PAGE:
It's important to consider how attachment styles manifest themselves in our behaviors because they can reveal a lot about how we connect with others and how much of our self-esteem is dependent on acceptance. When we are confident in who we are, we gain interpersonal power and more control over how we separate ourselves from our failures.
In normative samples, insecurely attached people account for approximately 65 percent of the population, while 35 percent are insecurely attached; however, in chronic pain patients, these percentages appear to be reversed.
The good news is that we can all develop a secure attachment style. It is not the complete absence of fear of rejection that is important, but rather the recognition of the fear and action in the face of it.
It's about accepting that failure is a necessary part of the process of achieving a goal, and accepting responsibility for our failures. The opinions of others, which can cause rejection anxiety, begin to fade in importance.
Life is best organized as a series of daring ventures from a secure base.
Success stories and the glory that comes with them are frequently highlighted in America. We are frequently exposed to the glory of someone else's victory without the burden of their trial and tribulation, whether through media or social media.
For example, we find real inspiration in our favorite movie characters overcoming adversity to triumph, the underdog triumphing over the vetted champ. However, when we only focus on success, we lose sight of what it took to achieve it. It is deceptive to portray success as easy because success and hard work go hand in hand.
This means there will be many setbacks and challenges, and many people will lack the coping strategies needed to overcome the first setback.
Bestsellers like Robert Greene's 48 Laws of Power perpetuate the social stigma of being vulnerable and discussing our failures. Greene implies faking failure rather than learning from it by claiming that power is gained by making success appear easy and never appearing too perfect.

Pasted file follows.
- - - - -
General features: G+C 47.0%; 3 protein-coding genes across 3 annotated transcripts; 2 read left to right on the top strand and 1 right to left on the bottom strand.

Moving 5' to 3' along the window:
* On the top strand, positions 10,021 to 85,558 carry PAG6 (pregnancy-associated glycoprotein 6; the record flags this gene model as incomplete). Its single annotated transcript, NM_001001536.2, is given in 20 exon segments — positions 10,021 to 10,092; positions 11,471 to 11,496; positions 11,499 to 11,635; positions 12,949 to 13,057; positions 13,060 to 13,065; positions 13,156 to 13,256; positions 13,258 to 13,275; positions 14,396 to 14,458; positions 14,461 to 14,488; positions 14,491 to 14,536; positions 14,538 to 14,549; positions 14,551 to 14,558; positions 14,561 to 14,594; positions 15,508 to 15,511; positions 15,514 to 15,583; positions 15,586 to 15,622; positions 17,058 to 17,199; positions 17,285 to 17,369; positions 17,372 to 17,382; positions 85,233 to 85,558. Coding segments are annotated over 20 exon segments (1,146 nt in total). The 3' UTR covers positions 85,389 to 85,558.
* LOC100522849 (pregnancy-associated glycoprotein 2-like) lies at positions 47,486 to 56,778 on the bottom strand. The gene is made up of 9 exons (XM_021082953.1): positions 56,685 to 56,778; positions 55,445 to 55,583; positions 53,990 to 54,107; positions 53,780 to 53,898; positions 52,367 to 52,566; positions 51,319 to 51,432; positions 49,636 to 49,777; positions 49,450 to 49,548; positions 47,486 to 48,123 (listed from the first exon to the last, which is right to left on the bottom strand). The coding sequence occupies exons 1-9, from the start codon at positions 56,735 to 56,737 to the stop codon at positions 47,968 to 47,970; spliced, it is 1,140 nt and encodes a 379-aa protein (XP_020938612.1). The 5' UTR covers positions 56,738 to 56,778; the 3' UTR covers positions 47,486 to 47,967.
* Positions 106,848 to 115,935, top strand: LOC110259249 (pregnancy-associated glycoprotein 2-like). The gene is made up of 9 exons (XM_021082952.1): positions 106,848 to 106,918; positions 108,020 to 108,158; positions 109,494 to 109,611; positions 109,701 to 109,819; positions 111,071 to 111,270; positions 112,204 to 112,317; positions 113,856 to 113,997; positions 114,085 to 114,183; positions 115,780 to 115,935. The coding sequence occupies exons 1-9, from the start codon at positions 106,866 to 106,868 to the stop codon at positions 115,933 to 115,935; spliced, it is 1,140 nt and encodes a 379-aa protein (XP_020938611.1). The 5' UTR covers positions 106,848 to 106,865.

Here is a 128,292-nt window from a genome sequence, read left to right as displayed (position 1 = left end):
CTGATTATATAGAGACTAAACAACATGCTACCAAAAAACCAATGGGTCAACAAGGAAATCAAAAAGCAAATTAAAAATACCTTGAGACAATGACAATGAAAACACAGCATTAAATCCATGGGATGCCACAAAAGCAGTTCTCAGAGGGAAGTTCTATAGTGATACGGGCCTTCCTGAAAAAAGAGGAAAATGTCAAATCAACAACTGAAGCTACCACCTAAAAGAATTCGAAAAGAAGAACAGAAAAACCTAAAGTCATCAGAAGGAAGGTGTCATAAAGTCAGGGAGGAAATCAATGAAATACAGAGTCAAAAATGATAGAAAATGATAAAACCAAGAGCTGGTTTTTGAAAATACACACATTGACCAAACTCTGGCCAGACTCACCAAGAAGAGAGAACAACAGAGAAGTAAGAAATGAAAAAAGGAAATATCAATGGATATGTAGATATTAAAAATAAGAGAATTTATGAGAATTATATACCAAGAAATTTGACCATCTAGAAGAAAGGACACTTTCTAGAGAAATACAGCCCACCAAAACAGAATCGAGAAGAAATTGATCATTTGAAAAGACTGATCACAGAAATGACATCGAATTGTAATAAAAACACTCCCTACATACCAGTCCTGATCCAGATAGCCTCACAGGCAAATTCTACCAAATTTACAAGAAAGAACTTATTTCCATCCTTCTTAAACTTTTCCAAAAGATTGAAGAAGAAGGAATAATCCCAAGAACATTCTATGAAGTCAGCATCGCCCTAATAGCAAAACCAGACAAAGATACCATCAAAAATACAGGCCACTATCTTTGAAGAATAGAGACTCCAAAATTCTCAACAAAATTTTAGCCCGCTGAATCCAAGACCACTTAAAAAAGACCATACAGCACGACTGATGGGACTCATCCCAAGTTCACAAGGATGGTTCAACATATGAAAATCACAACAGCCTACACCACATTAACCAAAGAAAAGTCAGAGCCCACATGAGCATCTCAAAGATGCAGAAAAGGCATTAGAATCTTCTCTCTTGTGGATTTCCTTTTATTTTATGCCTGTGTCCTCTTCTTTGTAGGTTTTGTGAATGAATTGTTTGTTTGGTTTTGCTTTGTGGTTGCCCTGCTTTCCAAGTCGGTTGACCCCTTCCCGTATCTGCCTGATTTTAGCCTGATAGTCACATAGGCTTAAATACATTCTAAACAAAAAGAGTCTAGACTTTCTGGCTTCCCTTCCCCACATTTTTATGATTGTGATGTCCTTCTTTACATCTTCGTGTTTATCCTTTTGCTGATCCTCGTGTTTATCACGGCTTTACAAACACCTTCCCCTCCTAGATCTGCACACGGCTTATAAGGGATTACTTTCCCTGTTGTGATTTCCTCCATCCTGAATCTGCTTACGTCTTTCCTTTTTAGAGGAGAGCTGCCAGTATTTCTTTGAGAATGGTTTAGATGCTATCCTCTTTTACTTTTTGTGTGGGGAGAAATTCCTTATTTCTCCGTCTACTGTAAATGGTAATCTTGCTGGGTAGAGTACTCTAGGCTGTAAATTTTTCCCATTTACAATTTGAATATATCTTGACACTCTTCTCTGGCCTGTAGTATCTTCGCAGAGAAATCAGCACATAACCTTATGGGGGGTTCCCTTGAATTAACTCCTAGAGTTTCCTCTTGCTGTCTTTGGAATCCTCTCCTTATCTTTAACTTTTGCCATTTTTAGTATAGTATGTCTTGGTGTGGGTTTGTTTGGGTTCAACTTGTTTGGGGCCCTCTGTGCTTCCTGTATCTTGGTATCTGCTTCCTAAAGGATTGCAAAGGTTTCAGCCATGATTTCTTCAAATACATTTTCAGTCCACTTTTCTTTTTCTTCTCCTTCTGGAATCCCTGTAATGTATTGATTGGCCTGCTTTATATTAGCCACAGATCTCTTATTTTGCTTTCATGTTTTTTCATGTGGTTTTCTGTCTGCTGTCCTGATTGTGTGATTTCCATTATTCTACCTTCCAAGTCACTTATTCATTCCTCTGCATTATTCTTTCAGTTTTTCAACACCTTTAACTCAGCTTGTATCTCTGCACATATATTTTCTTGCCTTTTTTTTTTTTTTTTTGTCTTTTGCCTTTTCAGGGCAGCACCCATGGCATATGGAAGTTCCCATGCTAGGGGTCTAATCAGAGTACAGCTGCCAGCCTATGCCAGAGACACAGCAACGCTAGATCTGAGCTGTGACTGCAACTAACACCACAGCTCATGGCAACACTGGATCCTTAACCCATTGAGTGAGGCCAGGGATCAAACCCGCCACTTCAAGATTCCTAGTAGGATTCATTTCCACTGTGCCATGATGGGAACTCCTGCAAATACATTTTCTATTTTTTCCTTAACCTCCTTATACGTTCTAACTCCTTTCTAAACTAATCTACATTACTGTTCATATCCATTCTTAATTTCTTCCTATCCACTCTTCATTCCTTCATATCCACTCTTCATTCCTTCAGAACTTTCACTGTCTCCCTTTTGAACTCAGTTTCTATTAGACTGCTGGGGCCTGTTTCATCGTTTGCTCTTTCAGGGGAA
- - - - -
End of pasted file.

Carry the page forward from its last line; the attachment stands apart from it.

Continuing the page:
48 Laws of Power be like, “sedate your grandmother. Write your entire family out of her will, except for yourself. You must eliminate all sources of competition.”— AC Tatum (@actatumonline) September 1, 2021
These books are only relevant in a society where discussing one's failures is regarded as a weakness rather than a strength.
According to research, parents can pass on their fear of failure to their children by reacting harshly or withdrawing emotionally when their children fail, thereby conveying to them, often unconsciously, that failure is unacceptable. When we ignore the lessons found in our failures, we miss out on the opportunity to harness the power that comes from introspection.
The Ostrich Effect, coined by psychologist Thomas Webb and colleagues, refers to our ability to avoid ongoing or future failure. For example, when we ignore important unanswered emails and let them pile up because we are afraid of discovering the truth about something we already know or a narrative we have of ourselves that may not be true, we are simply procrastinating (or it may be).
This procrastination keeps us from acting and may confirm our negative self-perceptions, such as that we're not smart enough, fast enough, or talented enough. The list goes on and on.
While our failures teach us lessons, our emotions after failing at something can be heavy and require self-reflection; if we do not address these negative emotions, it can be difficult to separate ourselves from our failures. In general, we miss the lesson and repeat the same actions without knowing what was under our control and what was not.
This lack of introspection eventually has an impact on any future outcomes. If we fail in the same way again, we can form neural pathways that prevent us from disassociating a belief that we are a "failure" rather than a person who has failed, and if our approach does not change and the outcome remains the same, our brains begin to believe the track record.
The good news is that by raising our awareness and engaging in self-reflection, we can begin to reframe our perceptions of failure. That being said, there is a critical distinction to be made between reflection and dwelling. When we dwell or ruminate on a failure, we run the risk of feeling shame for an extended period of time, which can permanently harm our self-esteem.
To address this, psychologist Joy Francisco suggests cognitive behavioral therapy (CBT) exercises such as emotional accounting and cognitive reframing. The goal of Emotional Accounting is to change negative thoughts into more positive or neutral ones.
Never give up, for that is just the place and time that the tide will turn.
By giving ourselves the necessary time to process failure and learn from it, we can begin to talk about it with others educationally. Shame and embarrassment are transformed into growth and pride, and then into a lesson that can help others.
When we embody our interpersonal power, we take control of our failure narrative and maintain positive self-esteem in the face of adversity. When you fail at something, which you will, try not to rush past it, but instead sit with it long enough to learn the lesson before moving on, knowing you'll fail better in the future.